Task 2-7. Sketch on the previous datum plane. Begin by sketching a symmetric rectangle.

1. With the datum plane still selected, start the Sketch Tool

from the feature toolbar.

1. Notice that datum plane DTM1 is automatically selected as the Sketching Plane.

2. Click Sketch from the Sketch dialog box.

3. Click Close from the References dialog box.

4. Click Datum Planes their display.

from the main toolbar (top of the screen) to disable

5. Click No Hidden

from the main toolbar.

6. Notice that there are two tan dashed lines, these are sketcher references. Sketched geometry will snap to these references.

2. Sketch centerlines and a rectangle as shown in the following figure:

Click the black arrow on the Line Types Flyout toolbar (right of the screen), and select Centerline

in the sketcher .

Click two locations on the vertical sketcher reference to sketch a vertical centerline

Sketch another centerline on the horizontal sketcher reference, as shown on the left.

Click Rectangle

from the sketcher toolbar (right of the screen).

Click and release to select a location for the upper left corner of the rectangle.

Allowing the rectangle to snap to symmetry, click and release to select a location for the lower right corner of the rectangle.

Sketching Centerlines and a Rectangle

Always use a 'click-and-release', 'click-and-release' technique when sketching geometry, as opposed to holding down the left mouse button and 'dragging'.

Sketching Arcs
The Arc tool can create both 3-point and tangent-end arcs. In this task, we will be creating a Tangent Arc.

Task 2-8. Continue the sketch to create an oval shape. Begin by sketching tangent arcs using the rectangle as a guide.

1. Click Arc

from the sketcher toolbar (right of the screen).

Click and release on the upper right vertex of the rectangle to start the arc.

Move the cursor rightward out of the green quadrant symbol to continue the arc.

Click and release on the lower right vertex of the rectangle to complete the arc.

With Arc still depressed, sketch a similar arc on the left of the rectangle (this time, move the cursor leftward out of the green quadrant symbol).

Sketching Tangent Arcs

Always use a 'click-and-release', 'click-and-release' technique when sketching geometry, as opposed to holding down the left mouse button and 'dragging'.

2. Middle-click to stop sketching and to allow items to be selected.

1. Notice that Select Items is now depressed in the sketcher toolbar.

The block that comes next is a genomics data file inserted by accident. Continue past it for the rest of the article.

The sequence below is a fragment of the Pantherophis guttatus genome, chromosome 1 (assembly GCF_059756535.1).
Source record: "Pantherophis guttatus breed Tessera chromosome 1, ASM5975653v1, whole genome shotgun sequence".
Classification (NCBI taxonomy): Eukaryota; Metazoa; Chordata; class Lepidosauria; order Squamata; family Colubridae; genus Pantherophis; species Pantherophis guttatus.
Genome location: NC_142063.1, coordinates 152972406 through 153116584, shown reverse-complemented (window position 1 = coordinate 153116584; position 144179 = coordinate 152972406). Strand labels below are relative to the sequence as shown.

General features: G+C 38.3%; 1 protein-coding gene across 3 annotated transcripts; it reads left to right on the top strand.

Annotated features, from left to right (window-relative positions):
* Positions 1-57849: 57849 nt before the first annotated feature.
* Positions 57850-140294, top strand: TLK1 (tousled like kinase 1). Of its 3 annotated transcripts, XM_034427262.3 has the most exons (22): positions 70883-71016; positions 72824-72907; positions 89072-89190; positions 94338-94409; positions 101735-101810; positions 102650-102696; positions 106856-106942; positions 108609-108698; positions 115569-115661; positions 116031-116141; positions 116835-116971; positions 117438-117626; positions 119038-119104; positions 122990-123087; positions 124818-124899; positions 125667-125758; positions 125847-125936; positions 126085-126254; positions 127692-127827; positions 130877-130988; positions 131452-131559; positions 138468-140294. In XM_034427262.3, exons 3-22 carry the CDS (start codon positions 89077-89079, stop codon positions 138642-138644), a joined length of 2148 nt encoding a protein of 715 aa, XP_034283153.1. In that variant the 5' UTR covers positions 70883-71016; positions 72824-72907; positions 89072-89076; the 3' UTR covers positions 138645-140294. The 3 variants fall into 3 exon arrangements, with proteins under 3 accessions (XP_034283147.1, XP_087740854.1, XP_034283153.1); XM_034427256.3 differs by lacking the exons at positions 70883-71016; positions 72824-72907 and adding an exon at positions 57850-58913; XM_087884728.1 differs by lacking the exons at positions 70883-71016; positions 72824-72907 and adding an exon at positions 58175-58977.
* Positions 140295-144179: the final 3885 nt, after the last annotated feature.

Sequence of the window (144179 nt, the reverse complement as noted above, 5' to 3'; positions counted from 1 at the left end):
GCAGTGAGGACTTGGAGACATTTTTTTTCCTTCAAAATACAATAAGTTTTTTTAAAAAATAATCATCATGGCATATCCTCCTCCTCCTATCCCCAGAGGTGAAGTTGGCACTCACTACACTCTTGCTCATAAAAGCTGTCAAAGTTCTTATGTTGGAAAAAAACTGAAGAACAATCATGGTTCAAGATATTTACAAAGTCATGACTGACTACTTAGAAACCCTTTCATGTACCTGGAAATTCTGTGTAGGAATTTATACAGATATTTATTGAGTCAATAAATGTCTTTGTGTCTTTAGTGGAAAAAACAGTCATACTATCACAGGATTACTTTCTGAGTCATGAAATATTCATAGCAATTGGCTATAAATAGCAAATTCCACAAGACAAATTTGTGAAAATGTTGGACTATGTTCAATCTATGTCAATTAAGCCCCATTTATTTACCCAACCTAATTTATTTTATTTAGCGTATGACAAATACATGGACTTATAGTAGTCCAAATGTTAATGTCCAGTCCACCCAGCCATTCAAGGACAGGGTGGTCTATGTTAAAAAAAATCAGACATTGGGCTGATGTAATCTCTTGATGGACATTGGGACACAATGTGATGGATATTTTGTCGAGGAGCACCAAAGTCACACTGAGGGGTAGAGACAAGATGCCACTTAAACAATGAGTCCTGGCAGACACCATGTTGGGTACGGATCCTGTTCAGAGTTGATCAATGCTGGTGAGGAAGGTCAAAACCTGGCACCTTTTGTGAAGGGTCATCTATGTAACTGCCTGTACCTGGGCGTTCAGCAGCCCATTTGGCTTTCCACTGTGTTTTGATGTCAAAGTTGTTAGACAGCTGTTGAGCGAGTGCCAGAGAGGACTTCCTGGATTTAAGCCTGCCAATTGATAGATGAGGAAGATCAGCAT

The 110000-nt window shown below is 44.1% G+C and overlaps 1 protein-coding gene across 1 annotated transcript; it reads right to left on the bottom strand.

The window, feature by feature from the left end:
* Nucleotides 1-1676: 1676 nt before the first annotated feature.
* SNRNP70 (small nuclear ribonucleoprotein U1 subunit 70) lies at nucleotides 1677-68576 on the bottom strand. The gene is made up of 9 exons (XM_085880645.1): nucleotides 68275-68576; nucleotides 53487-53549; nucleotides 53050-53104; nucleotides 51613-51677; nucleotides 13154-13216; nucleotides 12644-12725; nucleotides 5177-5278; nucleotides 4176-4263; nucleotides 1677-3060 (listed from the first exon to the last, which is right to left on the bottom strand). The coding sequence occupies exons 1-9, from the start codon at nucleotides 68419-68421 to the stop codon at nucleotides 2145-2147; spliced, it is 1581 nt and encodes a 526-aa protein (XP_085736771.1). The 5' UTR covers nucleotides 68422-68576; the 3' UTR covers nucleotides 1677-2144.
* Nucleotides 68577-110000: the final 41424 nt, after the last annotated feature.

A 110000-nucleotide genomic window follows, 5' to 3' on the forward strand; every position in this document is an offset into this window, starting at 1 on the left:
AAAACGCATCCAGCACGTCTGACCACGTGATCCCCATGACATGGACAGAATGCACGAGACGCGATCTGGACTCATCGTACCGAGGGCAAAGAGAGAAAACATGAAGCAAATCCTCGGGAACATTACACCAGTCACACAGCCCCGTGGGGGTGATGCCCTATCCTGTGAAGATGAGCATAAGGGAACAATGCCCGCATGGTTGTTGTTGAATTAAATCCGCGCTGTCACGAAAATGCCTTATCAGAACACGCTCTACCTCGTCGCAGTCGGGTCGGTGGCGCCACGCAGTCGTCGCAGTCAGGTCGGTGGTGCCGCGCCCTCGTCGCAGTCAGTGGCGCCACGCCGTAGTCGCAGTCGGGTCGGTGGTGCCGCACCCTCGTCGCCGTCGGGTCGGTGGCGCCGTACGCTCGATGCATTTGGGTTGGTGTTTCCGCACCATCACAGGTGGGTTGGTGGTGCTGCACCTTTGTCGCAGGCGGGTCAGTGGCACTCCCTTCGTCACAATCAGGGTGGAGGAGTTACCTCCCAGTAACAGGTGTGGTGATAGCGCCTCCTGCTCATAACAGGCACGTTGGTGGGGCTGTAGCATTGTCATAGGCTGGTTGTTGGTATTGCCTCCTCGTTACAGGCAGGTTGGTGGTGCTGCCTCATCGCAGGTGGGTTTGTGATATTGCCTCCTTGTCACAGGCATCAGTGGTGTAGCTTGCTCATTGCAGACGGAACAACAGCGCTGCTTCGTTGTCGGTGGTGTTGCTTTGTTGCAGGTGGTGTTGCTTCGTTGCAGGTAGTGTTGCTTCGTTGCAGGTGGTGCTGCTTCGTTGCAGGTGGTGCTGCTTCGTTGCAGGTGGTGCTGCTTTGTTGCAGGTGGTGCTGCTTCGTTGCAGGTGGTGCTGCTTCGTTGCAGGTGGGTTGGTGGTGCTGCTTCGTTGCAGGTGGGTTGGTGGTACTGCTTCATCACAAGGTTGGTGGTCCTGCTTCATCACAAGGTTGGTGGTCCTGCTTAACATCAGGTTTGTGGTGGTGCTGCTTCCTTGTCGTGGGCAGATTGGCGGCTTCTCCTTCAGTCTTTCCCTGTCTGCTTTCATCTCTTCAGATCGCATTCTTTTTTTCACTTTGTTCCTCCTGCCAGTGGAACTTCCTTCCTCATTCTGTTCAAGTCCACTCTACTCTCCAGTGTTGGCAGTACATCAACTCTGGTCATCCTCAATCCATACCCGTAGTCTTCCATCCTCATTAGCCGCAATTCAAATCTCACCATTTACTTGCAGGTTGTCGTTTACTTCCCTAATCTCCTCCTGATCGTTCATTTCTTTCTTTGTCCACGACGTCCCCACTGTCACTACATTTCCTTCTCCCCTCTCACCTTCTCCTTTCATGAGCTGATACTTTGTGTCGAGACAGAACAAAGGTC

2. Press CTRL and select the two vertical lines.

3. Right-click and hold, then and select Delete.

Creating Dimensions
Many different dimension types are created with the Dimension tool. To create a dimension, select item(s) to be dimensioned and then middle-click to locate the dimension value

Task 2-9. Complete the oval-shaped sketch by creating dimensions.

1. Click Dimension

from the sketcher toolbar (right of the screen).

Select each arc, position the cursor above the sketch, and middle-click to place the dimension.

Select Horiz from the Dim Orientation dialog box that appears and click Accept.

With Dimension

still depressed, select the top and bottom lines.

Position the cursor to the right of the sketch, and middle-click to place the dimension.

Middle-click to stop sketching and to allow items to be selected. Notice that Select Items is now depressed.

Double-click on the horizontal dimension, type 18, and press ENTER.

Double-click on the horizontal dimension, type 12.5, and press ENTER.

Creating Dimensions

2. Click Complete Sketch

from the sketcher toolbar.

3. Click Saved View List

from the main toolbar and select Standard Orientation.

4. Click Datum Planes

from the main toolbar to enable their display.

5. Click Shading

from the main toolbar.

Completing the Group of features


Now that the datum plane and sketch have been created, we will Resume and complete the Extrude feature, creating an oval cut that hollows out the PISTON.

Task 2-10. Complete the Extruded cut using the previous sketch.

1. With the sketch still selected, complete the Extrude feature as shown in the following figure:

Click Resume Feature from the dashboard.

Click the yellow depth direction arrow on the model to flip the direction downward.

Click the black arrow on the Depth Options Flyout dashboard and select Through All .

in the

Click Remove Material Feature .

from the dashboard, and then click Complete

Press and hold the middle mouse button to spin the model, and view the cut on the underside.

Many feature operations can be done by right clicking on drag handles or the model, or by using the icons in the dashboard.

Extruded Cut Created

Auto Groups
The datum plane and sketch have been automatically grouped with the Extrude feature. These features are also automatically Hidden, so they will not clutter up the display. Hidden features are 'grayed-out' in the model tree.

Task 2-11. Examine the created group in the model tree.

1. Locate the EXTRUDE_2 group in the Model Tree.

1. Notice that the Extruded Cut feature was automatically grouped with the datum plane and sketch used to define it.

Model Tree

Creating Linear Holes